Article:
The big tent of libertarianism

ImageIn the United States, the term “libertarian” has been co-opted by a narrowly defined ultra-capitalist conservative philosophy embraced by the US Libertarian Party, and by some factions within the Republican Party. But the word has always had a much broader meaning, encompassing many distinct legal and philosophical views. Some libertarians¬† claim to have devised complete philosophical foundations for ethics and government, but others adopt a situational approach to problems of applied ethics and law.

Yesterday, over at the Friendly Atheist site, blogger Terry Firma “came out” as a libertarian. What’s great about Terry’s post is that he highlights progressive aspects of his views. He believes in a progressive income tax and single payer health care — ideas that are not typically associated with Libertarian Party USA. I love Terry’s post because I consider myself to be the same kind of libertarian, and I’ve met plenty of like-minded progressive libertarians over the years, but we’re often lumped in with the Ayn-Rand-Tea-Partier-gun-lover-climate-change-denier cult that has been so loud in recent years.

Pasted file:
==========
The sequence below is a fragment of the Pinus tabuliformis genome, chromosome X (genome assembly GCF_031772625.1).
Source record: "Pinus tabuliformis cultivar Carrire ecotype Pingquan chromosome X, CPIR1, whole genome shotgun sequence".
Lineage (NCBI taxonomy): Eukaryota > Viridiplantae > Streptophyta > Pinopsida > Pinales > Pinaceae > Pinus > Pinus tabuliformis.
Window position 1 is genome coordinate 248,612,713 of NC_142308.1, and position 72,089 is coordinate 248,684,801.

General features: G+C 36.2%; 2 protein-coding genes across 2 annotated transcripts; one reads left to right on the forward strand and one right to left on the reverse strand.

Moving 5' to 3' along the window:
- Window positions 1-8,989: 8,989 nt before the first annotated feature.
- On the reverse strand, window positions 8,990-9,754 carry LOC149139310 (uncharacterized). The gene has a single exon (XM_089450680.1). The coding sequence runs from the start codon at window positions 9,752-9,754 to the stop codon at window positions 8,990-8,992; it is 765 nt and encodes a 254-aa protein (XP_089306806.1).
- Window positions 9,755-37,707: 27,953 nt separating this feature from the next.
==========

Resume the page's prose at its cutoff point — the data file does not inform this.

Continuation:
I previously wrote some very critical remarks about the Ayn Rand variant of Libertarianism, which has become a dominant influence in the US Libertarian and Conservative political movements. There is no shortage of problems with Randian thinking. But “Libertarianism” refers to a diverse collection of philosophical approaches to ethics, politics and law, and the entire batch should not be dismissed because of a few bad eggs.

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Pseudo-scholarship and the Libertarians

Tower in DinanIn this post I consider the definition of pseudo-scholarship as something more subtle than pseudo-science, and I examine an essay by Ayn Rand as an example. This post examines some poor aspects of libertarianism that, in my opinion, are “not even wrong.” In a future post I will return to libertarianism and explain aspects that I think are both scholarly and extremely good, and are supported by real evidence. Until then, let’s start with some of the negative items…

During a recent debate over libertarianism, I was drawn into a deeply layered argument that ranged from Ayn Rand’s Objectivist philosophy and broader libertarian thinking, to Natural Rights theory and the scholarly value of meta-ethics. The discussion was also invaded by Holocaust revisionism, creating a very murky situation. Most effort in the skeptic community is directed toward pseudo-science, which is easily defined — e.g., theories that contradict observed evidence, or that make claims that are untestable or deceptive. But when it comes to the humanities and social or political sciences, the distinction is not so obvious.
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